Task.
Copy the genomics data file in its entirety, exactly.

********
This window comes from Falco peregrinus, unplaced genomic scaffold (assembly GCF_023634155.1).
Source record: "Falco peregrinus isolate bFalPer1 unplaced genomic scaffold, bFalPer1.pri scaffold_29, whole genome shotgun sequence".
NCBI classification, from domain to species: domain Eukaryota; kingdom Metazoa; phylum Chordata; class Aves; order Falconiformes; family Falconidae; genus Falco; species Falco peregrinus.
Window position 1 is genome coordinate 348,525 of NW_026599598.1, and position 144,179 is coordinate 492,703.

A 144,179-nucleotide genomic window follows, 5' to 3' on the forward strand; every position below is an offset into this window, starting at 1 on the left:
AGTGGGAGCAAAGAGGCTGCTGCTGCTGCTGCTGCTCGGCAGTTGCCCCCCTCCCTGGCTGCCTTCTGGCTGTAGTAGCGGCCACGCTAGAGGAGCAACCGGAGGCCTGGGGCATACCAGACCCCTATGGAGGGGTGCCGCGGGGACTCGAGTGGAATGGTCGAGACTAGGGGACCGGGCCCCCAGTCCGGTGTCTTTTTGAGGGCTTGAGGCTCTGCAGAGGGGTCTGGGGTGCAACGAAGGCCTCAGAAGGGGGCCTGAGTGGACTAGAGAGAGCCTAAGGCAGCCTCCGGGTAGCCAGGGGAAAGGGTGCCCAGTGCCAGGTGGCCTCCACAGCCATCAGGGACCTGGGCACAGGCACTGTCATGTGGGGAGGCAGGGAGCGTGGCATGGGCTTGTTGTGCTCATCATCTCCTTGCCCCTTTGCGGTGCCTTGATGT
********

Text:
This window comes from Falco peregrinus, unplaced genomic scaffold (assembly GCF_023634155.1).
Source record: "Falco peregrinus isolate bFalPer1 unplaced genomic scaffold, bFalPer1.pri scaffold_29, whole genome shotgun sequence".
NCBI classification, from domain to species: domain Eukaryota; kingdom Metazoa; phylum Chordata; class Aves; order Falconiformes; family Falconidae; genus Falco; species Falco peregrinus.
Window position 1 is genome coordinate 348,525 of NW_026599598.1, and position 144,179 is coordinate 492,703.

A 144,179-nucleotide genomic window follows, 5' to 3' on the forward strand; every position below is an offset into this window, starting at 1 on the left:
AGTGGGAGCAAAGAGGCTGCTGCTGCTGCTGCTGCTCGGCAGTTGCCCCCCTCCCTGGCTGCCTTCTGGCTGTAGTAGCGGCCACGCTAGAGGAGCAACCGGAGGCCTGGGGCATACCAGACCCCTATGGAGGGGTGCCGCGGGGACTCGAGTGGAATGGTCGAGACTAGGGGACCGGGCCCCCAGTCCGGTGTCTTTTTGAGGGCTTGAGGCTCTGCAGAGGGGTCTGGGGTGCAACGAAGGCCTCAGAAGGGGGCCTGAGTGGACTAGAGAGAGCCTAAGGCAGCCTCCGGGTAGCCAGGGGAAAGGGTGCCCAGTGCCAGGTGGCCTCCACAGCCATCAGGGACCTGGGCACAGGCACTGTCATGTGGGGAGGCAGGGAGCGTGGCATGGGCTTGTTGTGCTCATCATCTCCTTGCCCCTTTGCGGTGCCTTGATGT